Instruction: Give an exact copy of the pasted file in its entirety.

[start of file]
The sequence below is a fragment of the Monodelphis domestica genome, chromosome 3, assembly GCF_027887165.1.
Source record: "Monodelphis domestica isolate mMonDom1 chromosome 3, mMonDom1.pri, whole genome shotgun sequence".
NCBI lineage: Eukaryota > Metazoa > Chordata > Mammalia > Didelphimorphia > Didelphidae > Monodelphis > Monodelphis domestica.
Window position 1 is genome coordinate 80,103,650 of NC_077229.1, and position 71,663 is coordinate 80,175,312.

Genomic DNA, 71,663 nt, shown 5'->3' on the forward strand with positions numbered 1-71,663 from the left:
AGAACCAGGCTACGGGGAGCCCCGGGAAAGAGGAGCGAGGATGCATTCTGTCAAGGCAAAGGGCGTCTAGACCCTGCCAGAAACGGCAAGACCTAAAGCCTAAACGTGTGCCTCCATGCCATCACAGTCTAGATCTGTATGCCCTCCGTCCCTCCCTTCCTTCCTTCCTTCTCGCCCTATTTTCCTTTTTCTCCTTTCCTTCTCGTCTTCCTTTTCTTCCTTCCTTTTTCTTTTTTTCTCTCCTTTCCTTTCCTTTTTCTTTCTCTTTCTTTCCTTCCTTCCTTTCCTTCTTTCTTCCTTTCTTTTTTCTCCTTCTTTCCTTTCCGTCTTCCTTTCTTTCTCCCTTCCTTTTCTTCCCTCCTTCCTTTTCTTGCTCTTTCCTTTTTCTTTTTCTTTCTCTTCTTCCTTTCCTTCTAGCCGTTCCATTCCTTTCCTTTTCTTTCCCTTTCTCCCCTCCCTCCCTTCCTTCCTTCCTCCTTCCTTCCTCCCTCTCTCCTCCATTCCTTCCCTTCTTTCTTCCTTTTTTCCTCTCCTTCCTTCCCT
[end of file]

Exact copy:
The sequence below is a fragment of the Monodelphis domestica genome, chromosome 3, assembly GCF_027887165.1.
Source record: "Monodelphis domestica isolate mMonDom1 chromosome 3, mMonDom1.pri, whole genome shotgun sequence".
NCBI lineage: Eukaryota > Metazoa > Chordata > Mammalia > Didelphimorphia > Didelphidae > Monodelphis > Monodelphis domestica.
Window position 1 is genome coordinate 80,103,650 of NC_077229.1, and position 71,663 is coordinate 80,175,312.

Genomic DNA, 71,663 nt, shown 5'->3' on the forward strand with positions numbered 1-71,663 from the left:
AGAACCAGGCTACGGGGAGCCCCGGGAAAGAGGAGCGAGGATGCATTCTGTCAAGGCAAAGGGCGTCTAGACCCTGCCAGAAACGGCAAGACCTAAAGCCTAAACGTGTGCCTCCATGCCATCACAGTCTAGATCTGTATGCCCTCCGTCCCTCCCTTCCTTCCTTCCTTCTCGCCCTATTTTCCTTTTTCTCCTTTCCTTCTCGTCTTCCTTTTCTTCCTTCCTTTTTCTTTTTTTCTCTCCTTTCCTTTCCTTTTTCTTTCTCTTTCTTTCCTTCCTTCCTTTCCTTCTTTCTTCCTTTCTTTTTTCTCCTTCTTTCCTTTCCGTCTTCCTTTCTTTCTCCCTTCCTTTTCTTCCCTCCTTCCTTTTCTTGCTCTTTCCTTTTTCTTTTTCTTTCTCTTCTTCCTTTCCTTCTAGCCGTTCCATTCCTTTCCTTTTCTTTCCCTTTCTCCCCTCCCTCCCTTCCTTCCTTCCTCCTTCCTTCCTCCCTCTCTCCTCCATTCCTTCCCTTCTTTCTTCCTTTTTTCCTCTCCTTCCTTCCCT